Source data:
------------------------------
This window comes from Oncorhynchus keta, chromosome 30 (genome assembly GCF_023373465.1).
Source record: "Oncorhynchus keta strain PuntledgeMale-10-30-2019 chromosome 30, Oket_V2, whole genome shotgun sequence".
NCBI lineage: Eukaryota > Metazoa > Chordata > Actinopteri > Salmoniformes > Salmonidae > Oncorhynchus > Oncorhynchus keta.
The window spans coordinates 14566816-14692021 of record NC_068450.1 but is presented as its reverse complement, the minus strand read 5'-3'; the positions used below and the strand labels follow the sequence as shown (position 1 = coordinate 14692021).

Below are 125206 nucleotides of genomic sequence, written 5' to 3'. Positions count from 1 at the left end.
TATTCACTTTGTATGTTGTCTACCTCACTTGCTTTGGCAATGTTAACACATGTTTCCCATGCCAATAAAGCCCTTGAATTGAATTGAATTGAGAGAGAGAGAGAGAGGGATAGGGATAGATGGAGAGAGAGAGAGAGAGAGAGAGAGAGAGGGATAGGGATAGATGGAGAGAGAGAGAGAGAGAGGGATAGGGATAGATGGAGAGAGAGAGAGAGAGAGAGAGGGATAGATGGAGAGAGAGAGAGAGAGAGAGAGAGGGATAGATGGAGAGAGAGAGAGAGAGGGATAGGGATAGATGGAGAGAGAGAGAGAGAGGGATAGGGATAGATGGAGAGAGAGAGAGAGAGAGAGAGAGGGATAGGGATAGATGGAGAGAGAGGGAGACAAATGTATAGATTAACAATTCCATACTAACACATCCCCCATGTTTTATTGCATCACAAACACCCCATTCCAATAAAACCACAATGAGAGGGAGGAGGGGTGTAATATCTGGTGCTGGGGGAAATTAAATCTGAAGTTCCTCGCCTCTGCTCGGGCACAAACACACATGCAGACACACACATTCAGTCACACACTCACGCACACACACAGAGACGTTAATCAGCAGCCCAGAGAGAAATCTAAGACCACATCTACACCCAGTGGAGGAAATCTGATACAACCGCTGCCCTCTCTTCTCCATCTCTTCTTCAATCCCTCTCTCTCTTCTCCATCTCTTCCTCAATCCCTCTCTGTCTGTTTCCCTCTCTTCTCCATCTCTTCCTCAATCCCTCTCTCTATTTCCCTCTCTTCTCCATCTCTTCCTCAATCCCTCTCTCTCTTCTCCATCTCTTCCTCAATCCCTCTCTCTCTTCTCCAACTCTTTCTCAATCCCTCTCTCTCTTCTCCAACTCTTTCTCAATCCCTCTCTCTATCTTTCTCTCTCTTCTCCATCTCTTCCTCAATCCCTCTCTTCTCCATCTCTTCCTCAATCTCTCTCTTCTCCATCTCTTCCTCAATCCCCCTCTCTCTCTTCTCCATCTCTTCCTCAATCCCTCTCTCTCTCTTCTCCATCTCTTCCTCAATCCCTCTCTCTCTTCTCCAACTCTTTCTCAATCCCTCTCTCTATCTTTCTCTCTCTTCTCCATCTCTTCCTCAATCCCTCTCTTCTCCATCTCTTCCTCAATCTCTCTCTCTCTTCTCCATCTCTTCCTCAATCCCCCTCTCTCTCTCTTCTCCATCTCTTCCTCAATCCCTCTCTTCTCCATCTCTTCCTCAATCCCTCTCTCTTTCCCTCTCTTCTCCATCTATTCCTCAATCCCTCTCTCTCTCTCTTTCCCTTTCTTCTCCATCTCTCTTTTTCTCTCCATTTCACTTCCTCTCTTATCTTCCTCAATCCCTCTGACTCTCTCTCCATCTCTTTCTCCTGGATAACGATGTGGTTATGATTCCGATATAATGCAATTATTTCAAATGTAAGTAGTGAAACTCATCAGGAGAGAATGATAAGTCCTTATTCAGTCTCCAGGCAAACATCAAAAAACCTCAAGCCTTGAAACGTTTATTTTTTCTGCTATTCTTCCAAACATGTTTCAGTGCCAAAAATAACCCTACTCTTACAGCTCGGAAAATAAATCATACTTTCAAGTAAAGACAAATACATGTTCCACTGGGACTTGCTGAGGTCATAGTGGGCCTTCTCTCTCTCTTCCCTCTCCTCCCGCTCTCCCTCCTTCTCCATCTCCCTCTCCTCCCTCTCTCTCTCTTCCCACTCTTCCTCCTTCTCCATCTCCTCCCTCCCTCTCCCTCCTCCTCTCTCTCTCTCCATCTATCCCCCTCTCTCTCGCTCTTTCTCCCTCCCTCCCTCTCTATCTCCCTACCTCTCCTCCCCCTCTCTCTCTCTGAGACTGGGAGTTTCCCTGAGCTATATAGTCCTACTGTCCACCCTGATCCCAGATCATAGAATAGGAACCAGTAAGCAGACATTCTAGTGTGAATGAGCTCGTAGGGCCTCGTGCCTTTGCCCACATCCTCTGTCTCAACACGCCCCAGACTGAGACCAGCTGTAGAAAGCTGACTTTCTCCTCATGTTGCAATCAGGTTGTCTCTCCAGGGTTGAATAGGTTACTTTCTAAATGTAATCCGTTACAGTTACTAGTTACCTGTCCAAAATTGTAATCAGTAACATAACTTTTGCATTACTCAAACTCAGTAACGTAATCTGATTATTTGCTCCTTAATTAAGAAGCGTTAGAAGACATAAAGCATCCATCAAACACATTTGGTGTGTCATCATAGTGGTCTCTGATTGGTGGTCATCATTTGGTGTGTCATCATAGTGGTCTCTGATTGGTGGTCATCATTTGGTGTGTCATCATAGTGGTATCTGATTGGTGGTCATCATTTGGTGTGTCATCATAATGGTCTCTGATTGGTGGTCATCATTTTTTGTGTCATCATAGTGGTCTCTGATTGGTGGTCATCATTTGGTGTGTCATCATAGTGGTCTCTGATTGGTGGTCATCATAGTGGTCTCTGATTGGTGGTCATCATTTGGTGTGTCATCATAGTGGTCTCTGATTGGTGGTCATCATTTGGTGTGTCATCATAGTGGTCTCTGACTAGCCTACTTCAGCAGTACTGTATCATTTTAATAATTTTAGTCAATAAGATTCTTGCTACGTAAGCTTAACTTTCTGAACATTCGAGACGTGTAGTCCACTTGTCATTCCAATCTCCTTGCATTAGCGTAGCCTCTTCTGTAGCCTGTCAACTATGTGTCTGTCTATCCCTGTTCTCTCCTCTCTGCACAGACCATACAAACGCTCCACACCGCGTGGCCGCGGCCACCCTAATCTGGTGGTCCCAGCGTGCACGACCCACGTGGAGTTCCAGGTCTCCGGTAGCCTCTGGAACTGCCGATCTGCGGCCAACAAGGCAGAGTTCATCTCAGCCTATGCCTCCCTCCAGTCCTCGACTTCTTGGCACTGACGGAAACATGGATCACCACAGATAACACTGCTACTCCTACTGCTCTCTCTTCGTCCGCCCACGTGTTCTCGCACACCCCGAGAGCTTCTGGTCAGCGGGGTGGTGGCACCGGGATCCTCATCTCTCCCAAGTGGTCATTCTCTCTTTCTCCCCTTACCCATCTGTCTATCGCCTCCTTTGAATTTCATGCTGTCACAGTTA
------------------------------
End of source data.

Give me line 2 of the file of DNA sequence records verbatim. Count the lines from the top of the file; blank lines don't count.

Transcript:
Source record: "Oncorhynchus keta strain PuntledgeMale-10-30-2019 chromosome 30, Oket_V2, whole genome shotgun sequence".